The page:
Biogen Idec’s Avonex and Teva’s Copaxone continue to capture almost one-half of multiple sclerosis (MS) patient share of first-line disease-modifying agent (DMA) therapy
November 6, 2012 - Exton, Penn.
– BioTrends Research Group, one of the world’s leading research and advisory firms for specialized biopharmaceutical issues, finds that while Biogen Idec’s Avonex and Teva’s Copaxone continue to capture almost one-half of multiple sclerosis (MS) patient share of first-line disease-modifying agent (DMA) therapy, Avonex share in 2012 (25 percent) has decreased significantly compared to the 2011 audit (29 percent). However, Avonex still represents a greater share of first-line therapy compared to Copaxone (21 percent). In ChartTrends®: Multiple Sclerosis (US) 2012
, patients switching from first-line Avonex are significantly more likely to switch to second-line Novartis’s Gilenya (17 percent) compared to the previous year (9 percent). Copaxone, Biogen Idec / Elan’s Tysabri and Gilenya now split the overall majority of all second-line DMA therapy. While, in general, the choice of a specific DMA brand is frequently driven by the desire to impact disability progression and relapse rate, a comparison of self-reported perceptions and actual patient-level data suggests that CNS lesion reduction and product familiarity may play a greater role than neurologists realize in brand choice.
The recently published audit also finds that 17 percent of DMA-treated patients have been tested with the STRATIFY JCV™ assay, which became commercially available in January 2012 for progressive multifocal leukoencephalopathy (PML) risk stratification for MS patients treated with Tysabri. Neurologists report that the majority of tested patients were checked with the assay because they were seen as possible candidates for Tysabri or were currently on Tysabri. In fact, 63 percent of audited patients currently treated with Tysabri have been tested with the anti-JC virus antibody assay. Prevalence of seropositive status (17 percent) among tested patients is similar to both self-reported estimates (29 percent) and 2011 patient-level seropositive prevalence (23 percent), but continues to be lower than expected based upon published clinical data (~55 percent). Regardless of serostatus, the majority of patients remain on their current DMA following testing.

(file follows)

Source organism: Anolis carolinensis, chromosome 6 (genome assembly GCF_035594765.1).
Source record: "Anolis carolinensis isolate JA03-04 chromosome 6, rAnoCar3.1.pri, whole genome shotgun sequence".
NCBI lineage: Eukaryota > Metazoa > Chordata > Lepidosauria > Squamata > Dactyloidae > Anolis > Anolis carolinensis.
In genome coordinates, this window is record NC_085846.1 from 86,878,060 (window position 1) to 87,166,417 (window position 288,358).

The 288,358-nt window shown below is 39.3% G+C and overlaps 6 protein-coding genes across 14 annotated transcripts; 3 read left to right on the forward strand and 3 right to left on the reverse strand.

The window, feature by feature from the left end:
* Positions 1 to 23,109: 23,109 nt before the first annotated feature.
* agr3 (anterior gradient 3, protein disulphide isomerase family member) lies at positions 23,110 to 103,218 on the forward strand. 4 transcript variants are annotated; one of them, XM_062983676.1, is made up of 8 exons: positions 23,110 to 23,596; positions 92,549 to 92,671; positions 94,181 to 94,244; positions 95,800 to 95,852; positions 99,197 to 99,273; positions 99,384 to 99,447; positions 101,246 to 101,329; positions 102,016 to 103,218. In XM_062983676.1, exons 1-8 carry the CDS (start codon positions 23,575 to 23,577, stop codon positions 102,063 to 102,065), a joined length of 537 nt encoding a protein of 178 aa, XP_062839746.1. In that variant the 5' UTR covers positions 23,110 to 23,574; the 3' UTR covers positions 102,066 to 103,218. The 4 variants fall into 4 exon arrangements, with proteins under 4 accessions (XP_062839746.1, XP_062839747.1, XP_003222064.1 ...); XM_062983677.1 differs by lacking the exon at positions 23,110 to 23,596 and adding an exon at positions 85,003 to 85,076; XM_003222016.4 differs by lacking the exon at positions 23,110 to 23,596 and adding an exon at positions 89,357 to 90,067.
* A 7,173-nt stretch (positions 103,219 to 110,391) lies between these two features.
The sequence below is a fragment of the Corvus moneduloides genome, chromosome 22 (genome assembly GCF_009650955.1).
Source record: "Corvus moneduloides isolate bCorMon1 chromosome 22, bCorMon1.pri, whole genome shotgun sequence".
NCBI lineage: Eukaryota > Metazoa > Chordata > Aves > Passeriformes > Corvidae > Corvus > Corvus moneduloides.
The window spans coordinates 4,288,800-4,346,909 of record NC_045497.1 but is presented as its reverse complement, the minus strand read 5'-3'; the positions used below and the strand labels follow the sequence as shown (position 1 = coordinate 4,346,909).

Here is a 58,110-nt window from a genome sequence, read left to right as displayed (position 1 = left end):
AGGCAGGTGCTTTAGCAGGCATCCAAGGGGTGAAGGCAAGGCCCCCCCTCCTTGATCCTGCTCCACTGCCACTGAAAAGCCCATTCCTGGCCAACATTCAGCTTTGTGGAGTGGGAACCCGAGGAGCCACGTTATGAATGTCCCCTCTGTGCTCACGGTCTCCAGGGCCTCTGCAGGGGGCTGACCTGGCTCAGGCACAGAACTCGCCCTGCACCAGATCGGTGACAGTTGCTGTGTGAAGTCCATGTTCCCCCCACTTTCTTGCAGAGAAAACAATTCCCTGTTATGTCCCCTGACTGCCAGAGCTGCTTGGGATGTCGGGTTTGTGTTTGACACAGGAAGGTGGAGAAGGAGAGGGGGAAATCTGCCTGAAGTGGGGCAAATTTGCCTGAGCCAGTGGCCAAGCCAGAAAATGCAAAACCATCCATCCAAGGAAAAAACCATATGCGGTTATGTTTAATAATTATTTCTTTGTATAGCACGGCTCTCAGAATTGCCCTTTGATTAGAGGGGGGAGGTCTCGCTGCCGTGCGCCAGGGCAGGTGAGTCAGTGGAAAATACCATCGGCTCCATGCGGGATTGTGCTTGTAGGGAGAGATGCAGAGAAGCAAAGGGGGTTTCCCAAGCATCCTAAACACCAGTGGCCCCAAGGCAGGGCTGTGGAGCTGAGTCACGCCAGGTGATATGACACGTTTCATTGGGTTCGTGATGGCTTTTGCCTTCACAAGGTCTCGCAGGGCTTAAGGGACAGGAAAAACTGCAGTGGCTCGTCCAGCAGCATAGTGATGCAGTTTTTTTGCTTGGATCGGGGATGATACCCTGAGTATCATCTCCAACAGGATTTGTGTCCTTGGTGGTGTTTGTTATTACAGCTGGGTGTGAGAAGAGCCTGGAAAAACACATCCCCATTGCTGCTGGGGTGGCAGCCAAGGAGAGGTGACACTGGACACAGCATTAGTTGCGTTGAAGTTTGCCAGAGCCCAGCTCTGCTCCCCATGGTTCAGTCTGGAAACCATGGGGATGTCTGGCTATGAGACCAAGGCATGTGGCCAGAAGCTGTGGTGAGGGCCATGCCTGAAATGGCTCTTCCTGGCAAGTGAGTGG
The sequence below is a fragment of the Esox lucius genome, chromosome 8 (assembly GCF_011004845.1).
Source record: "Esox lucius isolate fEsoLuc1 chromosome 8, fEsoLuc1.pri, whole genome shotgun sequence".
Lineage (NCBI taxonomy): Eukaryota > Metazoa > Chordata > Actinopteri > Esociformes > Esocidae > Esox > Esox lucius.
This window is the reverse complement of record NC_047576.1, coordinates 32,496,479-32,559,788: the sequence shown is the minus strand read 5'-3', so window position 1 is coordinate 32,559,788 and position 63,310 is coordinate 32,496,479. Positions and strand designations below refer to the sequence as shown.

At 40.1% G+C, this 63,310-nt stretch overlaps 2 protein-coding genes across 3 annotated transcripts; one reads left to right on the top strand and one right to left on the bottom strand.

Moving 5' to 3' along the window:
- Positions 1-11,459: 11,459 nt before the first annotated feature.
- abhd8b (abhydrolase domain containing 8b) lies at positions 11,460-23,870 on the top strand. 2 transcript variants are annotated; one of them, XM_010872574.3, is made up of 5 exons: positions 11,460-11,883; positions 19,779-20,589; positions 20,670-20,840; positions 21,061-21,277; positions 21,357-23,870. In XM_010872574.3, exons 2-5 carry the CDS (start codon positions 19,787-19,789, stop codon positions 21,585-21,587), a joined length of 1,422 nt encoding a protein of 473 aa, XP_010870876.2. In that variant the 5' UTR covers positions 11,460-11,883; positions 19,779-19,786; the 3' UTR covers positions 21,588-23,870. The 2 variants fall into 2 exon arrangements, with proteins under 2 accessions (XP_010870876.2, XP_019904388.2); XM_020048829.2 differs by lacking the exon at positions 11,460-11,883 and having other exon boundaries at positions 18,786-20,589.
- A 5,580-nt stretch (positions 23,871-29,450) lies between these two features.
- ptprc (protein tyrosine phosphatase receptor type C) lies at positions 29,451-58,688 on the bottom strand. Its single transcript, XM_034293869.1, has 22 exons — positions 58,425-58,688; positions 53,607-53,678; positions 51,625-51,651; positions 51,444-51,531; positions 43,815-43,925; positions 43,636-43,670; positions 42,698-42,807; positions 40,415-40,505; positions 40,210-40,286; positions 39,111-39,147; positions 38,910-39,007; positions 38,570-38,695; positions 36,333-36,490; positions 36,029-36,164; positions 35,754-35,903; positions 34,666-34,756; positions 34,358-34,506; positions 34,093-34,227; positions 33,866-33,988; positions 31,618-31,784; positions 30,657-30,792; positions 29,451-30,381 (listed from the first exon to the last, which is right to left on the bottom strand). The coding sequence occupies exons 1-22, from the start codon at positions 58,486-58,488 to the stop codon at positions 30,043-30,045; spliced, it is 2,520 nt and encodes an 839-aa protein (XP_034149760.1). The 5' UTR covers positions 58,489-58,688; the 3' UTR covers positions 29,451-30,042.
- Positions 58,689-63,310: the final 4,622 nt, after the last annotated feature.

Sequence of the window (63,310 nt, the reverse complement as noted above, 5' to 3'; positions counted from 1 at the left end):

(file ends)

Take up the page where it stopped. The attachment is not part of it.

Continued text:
When pushed to hypothetically choose one DMA in development to switch the audit patient to, 7 percent of audit patients were identified by the surveyed neurologists as potential candidates for Genzyme’s Aubagio, approved towards the end of audit fielding. Conversely, 26 percent of patients were identified as candidates for Biogen Idec’s BG-12. Compared to non-candidates, BG-12 candidates are significantly more likely to be on a second-line or later therapy, frequently Gilenya, and to have been tested with the STRATIFY JCV assay, suggesting that they had been considered a possible candidate for Tysabri.
ChartTrends: Multiple Sclerosis (US)
is a syndicated annual patient audit designed to compare what physicians self-report about disease management to what actually occurs at the patient level. The 2012 audit captures information from 1034 patient charts provided by 224 U.S. neurologists in August and September 2012. All patients are on one of the commercially-available DMA brands (Avonex, Betaseron, Copaxone, Extavia, Gilenya, Rebif, Tysabri) at the time of the audit. Through an in-depth review of specific patient charts, details such as product initiation, switching, exacerbation management, and a host of laboratory tests and patient demographic variables help define patient types and identify therapy triggers. Patient profiles for the eight DMAs in late clinical development (Aubagio, BG-12, alemtuzumab, PEG-Avonex, Copaxone 40mg 3x weekly, daclizumab, laquinimod, ocrelizumab) are also characterized.